New York University's independent student newspaper, established in 1973.

Washington Square News

New York University's independent student newspaper, established in 1973.

Washington Square News

New York University's independent student newspaper, established in 1973.

Washington Square News

Review: ‘Chicken for Linda!’ is chaotically charming and delightfully delicious

The French animated film packs a surprisingly magnificent punch of touching and hilarious moments.
“Chicken for Linda!” is a 2023 animated film written and directed by Chiara Malta and Sébastien Laudenbach. (Courtesy of GKIDS)

The relationship between a parent and child is never simple. There’s bickering, fighting and yelling, and two seconds later a reconciliation of “I love you, too.” The French, award-winning animated film “Chicken for Linda!” charms viewers as it portrays the complicated nature of parent-child relationships and the outlandish lengths a mother goes to serve dinner.

The film, directed by Sébastien Laudenbach, tells a heartwarming story of pre-teen Linda (voiced by Melinée Leclerc) and her widowed mother, Paulette (Clotilde Hesme). Feeling guilty for mistakenly blaming Linda for losing her wedding ring, Paulette decides to grant her a single wish, anything she wants. Linda, a doe-eyed child, simply wishes for her deceased father’s chicken and peppers recipe, a meal that she frequently ate when she was younger but does not know how to cook. The next day, the two set out for the essential component — a measly pound of chicken. Because of a strike shutting down the city, their plans get twisted down a path of absurdist comedy, from stealing a live chicken and running away from Paulette’s manic sister Astrid (Laetitia Dosch), to a police chase on a bicycle. The film never misses a beat of frantic energy as it goes from one hilarious scene to the next through its delightfully childlike animation.

“Chicken for Linda!” encapsulates the rapidly active and chaotic nature of growing up that only the medium of animation can represent. It employs a beautifully hand-drawn art style that blends abstract designs of characters and environments with whimsical colors. The imperfectly watercolored-in characters feel like they’ve been painted with a child’s unrelenting brushstrokes and a general lack of interest in staying within the lines. The style of the film is reminiscent of Laudenbach’s previous feature-length film, “The Girl Without Hands,” yet it has its own youthlike sensibilities and mannerisms that are fresh and imaginative. 

The film’s looseness and nonconformity is not only shown through its animation but also through the way it plays with different genres and tones. It switches from comical slapstick routines, to moments of familial drama, to surrealist musical numbers. This swapping of genres and styles plays fantastically to the fast and loose childlike nature of the film going from one idea to the next in a split second.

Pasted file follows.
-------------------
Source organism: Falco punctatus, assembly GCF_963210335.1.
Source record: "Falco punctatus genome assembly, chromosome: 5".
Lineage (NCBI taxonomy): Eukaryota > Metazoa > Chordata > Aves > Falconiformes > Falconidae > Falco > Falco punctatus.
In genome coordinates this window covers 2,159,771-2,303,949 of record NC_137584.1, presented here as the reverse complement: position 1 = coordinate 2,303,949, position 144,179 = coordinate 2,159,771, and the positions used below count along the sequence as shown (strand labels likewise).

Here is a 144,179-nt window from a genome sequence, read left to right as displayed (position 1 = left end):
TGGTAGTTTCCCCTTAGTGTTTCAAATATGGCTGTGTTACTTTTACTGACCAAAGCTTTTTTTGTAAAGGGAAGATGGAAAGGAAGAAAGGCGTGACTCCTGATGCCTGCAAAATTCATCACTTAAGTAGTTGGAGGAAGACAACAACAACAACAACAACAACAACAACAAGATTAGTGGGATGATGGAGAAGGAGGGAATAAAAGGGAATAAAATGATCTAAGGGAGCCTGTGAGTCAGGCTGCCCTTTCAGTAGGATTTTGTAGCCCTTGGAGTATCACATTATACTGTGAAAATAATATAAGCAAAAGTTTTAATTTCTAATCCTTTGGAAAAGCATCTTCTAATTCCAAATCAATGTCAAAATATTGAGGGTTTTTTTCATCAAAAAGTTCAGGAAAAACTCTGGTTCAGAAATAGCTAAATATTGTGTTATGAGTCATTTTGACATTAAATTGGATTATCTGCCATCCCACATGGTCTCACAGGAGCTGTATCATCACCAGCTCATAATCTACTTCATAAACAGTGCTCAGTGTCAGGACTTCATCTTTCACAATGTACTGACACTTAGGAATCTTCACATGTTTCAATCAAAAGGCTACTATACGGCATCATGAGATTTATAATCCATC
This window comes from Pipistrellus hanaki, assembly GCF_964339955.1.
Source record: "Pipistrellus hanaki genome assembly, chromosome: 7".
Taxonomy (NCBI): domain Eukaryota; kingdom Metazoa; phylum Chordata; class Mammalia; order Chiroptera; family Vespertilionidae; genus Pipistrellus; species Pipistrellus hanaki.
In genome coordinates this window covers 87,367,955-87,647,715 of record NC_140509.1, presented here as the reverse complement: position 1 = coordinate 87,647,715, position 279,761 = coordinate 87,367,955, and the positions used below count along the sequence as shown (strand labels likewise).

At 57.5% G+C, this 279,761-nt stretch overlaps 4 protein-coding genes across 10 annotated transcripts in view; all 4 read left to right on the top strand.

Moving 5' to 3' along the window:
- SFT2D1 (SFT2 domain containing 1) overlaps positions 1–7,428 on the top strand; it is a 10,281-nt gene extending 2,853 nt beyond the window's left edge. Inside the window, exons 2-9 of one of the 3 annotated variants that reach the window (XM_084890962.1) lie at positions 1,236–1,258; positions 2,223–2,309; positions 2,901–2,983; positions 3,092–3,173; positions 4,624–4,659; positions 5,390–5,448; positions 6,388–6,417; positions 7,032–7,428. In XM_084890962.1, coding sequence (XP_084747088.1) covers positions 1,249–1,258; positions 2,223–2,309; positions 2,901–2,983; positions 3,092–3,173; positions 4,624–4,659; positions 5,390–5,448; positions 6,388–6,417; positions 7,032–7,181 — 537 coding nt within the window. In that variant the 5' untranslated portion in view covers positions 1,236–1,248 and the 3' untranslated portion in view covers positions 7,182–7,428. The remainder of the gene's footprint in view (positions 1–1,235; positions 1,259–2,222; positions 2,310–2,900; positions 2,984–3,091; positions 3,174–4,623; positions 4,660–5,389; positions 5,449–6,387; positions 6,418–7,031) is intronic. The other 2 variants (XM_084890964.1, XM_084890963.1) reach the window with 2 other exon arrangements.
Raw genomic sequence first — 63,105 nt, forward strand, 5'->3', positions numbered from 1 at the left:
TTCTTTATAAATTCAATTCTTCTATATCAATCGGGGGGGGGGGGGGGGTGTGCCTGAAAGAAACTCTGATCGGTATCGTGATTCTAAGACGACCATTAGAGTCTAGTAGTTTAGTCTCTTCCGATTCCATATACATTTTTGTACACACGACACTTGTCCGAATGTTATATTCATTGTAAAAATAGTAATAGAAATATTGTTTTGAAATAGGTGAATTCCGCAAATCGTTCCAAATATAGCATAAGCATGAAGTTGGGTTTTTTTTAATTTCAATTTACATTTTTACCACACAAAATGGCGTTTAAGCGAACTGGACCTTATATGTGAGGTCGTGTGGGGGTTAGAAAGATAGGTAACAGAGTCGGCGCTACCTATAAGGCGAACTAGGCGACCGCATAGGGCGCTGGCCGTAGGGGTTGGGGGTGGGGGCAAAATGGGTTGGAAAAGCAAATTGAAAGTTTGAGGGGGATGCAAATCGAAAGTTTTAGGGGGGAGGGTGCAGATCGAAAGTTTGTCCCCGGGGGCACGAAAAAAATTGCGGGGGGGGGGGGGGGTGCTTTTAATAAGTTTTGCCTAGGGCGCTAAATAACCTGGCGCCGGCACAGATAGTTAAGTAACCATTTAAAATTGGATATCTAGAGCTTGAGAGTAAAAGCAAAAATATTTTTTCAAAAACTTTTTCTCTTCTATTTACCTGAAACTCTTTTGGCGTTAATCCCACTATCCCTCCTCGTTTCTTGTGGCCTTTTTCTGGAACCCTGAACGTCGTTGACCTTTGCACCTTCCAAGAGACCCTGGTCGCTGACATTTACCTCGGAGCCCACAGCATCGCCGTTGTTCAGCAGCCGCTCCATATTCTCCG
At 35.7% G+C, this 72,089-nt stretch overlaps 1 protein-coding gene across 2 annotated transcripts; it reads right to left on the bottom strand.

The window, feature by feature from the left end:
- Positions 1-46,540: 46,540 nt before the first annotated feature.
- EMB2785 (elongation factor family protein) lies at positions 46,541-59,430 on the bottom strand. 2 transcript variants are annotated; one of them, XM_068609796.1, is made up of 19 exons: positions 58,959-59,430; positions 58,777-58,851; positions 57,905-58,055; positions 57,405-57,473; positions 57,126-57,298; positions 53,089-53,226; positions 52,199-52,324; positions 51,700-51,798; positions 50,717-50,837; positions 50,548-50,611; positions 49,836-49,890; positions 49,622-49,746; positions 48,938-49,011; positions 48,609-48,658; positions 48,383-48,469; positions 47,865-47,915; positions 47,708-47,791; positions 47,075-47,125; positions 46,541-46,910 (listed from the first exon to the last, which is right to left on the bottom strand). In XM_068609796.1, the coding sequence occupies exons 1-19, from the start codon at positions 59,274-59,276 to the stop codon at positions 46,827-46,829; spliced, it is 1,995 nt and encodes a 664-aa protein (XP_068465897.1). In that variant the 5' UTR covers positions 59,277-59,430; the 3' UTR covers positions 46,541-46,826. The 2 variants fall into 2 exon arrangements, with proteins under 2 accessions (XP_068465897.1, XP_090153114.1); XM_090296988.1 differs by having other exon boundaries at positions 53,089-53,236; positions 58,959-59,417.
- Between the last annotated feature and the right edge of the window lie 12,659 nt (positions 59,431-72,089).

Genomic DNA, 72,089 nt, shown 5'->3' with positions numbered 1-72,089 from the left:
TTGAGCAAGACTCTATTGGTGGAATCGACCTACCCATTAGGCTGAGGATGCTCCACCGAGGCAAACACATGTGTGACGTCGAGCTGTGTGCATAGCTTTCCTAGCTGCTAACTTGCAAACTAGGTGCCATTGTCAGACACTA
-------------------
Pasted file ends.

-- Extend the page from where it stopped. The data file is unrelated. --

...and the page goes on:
The characters are laugh-out-loud funny and deliver some of the most memorable and deeply moving moments in recent animated cinema. The dynamic between Paulette and Linda is especially touching as the film subtly grasps themes of guilt and grief while maintaining its lighthearted and kinetic energy throughout — the pair are integral to the film’s emotional impact and comedy. Laudenbach and Chiara Malta, who also co-wrote the film, are incredibly effective at maximizing the film’s short runtime while using disorder to create these complex characters. Astrid, Paulette’s sister, steals every scene she is in as she chases Linda and Paulette down their antics. Alongside Astrid, the many other side characters all complement Linda and Paulette and add to the film’s quirky tone.

The film never forgets its national identity as well, as it playfully deals with the revolutionary notions of its French identity to create a truly riotous and absurdly hilarious movie. While daydreaming in class, Linda’s teacher lectures on what the French civilians did to the king in the 18th century. From incompetent police to a protest of children chasing a chicken, the film takes jabs at past and present French histories with a playful tonality.

The film clocks in at a little bit over 70 minutes, giving it a panicky tone, with little breathing room to relax. Yet, this breakneck editing and temporality plays an important role in the narrative and in maintaining proximity between the characters and the viewer. The film makes space for more heavy parts within its comedy, never becoming overbearing with gags and bits. The comedy only adds to Linda and Paulette’s love for each other and the lengths they will go to for a taste of chicken. The cathartic and sweet ending to its mayhem makes an exceptionally moving film. This lovably charming film shows itself to be a delectable recipe for success.

“Chicken for Linda!” is now playing in theaters everywhere.

Contact Gabriel Murray at [email protected].

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